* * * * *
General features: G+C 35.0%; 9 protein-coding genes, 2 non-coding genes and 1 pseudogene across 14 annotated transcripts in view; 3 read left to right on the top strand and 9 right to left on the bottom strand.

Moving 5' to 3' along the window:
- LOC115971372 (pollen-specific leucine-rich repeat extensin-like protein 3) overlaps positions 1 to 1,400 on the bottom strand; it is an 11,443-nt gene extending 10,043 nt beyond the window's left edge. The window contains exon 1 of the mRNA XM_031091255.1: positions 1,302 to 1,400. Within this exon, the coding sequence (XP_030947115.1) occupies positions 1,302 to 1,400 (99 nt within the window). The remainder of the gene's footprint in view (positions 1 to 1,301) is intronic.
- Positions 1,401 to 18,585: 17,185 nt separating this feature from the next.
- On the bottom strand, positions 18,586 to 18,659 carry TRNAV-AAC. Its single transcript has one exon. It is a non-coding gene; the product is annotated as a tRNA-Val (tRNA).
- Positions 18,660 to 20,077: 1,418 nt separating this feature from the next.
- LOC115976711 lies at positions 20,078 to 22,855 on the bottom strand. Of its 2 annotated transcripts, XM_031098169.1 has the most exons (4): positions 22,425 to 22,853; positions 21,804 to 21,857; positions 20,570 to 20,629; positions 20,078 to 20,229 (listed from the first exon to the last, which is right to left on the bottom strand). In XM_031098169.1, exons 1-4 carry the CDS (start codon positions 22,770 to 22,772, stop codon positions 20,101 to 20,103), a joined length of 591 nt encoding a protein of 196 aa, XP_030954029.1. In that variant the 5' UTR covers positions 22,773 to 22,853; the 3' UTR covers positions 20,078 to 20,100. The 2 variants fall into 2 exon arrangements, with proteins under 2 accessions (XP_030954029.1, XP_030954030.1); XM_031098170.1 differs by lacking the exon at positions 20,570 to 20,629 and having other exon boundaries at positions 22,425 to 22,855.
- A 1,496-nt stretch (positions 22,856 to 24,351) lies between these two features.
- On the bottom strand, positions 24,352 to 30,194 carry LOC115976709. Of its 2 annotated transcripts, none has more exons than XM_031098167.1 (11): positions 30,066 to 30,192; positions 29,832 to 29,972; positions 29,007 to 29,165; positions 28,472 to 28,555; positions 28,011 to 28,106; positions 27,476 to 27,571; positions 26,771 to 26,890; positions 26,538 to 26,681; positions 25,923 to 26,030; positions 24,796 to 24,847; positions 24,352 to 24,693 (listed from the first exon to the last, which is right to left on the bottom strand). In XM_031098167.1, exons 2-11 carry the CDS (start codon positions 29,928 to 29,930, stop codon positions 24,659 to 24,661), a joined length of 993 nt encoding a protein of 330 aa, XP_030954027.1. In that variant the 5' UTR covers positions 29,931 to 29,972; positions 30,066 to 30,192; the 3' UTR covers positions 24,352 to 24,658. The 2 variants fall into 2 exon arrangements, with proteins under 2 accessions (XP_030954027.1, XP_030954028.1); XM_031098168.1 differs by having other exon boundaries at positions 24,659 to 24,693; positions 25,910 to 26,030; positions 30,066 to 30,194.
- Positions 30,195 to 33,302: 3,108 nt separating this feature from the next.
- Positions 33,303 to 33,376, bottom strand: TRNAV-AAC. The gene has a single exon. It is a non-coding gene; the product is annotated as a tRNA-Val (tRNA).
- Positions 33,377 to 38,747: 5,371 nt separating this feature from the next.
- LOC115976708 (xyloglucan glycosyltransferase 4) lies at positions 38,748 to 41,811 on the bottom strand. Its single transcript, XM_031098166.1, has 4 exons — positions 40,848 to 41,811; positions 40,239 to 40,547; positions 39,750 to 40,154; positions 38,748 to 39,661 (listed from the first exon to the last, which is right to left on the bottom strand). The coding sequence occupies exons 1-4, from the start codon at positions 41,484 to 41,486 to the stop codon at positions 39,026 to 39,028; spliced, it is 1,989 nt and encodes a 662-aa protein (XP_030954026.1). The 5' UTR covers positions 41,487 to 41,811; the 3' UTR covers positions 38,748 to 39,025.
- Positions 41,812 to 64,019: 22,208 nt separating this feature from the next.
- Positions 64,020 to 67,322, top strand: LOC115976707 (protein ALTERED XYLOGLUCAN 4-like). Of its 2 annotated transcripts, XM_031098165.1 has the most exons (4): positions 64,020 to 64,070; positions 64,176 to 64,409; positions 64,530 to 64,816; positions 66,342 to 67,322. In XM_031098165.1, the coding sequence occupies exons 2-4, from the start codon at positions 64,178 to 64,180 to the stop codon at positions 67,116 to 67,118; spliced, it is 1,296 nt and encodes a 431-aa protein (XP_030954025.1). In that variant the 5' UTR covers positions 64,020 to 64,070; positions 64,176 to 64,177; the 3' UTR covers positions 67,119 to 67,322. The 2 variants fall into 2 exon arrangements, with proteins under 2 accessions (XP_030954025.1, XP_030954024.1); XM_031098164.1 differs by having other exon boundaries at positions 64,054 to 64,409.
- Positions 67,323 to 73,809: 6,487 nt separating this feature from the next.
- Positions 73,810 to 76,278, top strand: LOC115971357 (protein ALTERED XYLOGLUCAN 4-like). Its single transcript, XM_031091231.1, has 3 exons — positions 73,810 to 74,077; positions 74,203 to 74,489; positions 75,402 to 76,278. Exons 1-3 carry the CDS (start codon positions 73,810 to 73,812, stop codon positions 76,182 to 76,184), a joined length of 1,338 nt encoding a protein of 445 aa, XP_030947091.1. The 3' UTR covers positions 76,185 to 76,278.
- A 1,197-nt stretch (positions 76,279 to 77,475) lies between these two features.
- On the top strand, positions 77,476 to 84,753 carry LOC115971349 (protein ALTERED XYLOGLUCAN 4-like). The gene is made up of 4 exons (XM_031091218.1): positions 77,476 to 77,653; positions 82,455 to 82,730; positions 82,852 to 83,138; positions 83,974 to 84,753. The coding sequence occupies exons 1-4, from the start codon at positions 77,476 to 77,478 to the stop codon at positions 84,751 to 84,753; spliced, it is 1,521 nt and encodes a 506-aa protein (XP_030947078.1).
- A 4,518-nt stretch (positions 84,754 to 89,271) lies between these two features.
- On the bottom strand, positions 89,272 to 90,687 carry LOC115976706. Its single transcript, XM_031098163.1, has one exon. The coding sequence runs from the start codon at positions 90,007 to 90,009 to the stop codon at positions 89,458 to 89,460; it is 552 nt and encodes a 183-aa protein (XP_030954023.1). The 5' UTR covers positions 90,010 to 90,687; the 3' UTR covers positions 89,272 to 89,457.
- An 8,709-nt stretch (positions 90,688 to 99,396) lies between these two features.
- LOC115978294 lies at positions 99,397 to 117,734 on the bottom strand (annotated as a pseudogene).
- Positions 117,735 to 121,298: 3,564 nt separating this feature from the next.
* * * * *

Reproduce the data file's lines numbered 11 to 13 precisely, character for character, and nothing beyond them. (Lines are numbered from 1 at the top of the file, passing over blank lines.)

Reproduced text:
- Positions 33,303 to 33,376, bottom strand: TRNAV-AAC. The gene has a single exon. It is a non-coding gene; the product is annotated as a tRNA-Val (tRNA).
- Positions 33,377 to 38,747: 5,371 nt separating this feature from the next.
- LOC115976708 (xyloglucan glycosyltransferase 4) lies at positions 38,748 to 41,811 on the bottom strand. Its single transcript, XM_031098166.1, has 4 exons — positions 40,848 to 41,811; positions 40,239 to 40,547; positions 39,750 to 40,154; positions 38,748 to 39,661 (listed from the first exon to the last, which is right to left on the bottom strand). The coding sequence occupies exons 1-4, from the start codon at positions 41,484 to 41,486 to the stop codon at positions 39,026 to 39,028; spliced, it is 1,989 nt and encodes a 662-aa protein (XP_030954026.1). The 5' UTR covers positions 41,487 to 41,811; the 3' UTR covers positions 38,748 to 39,025.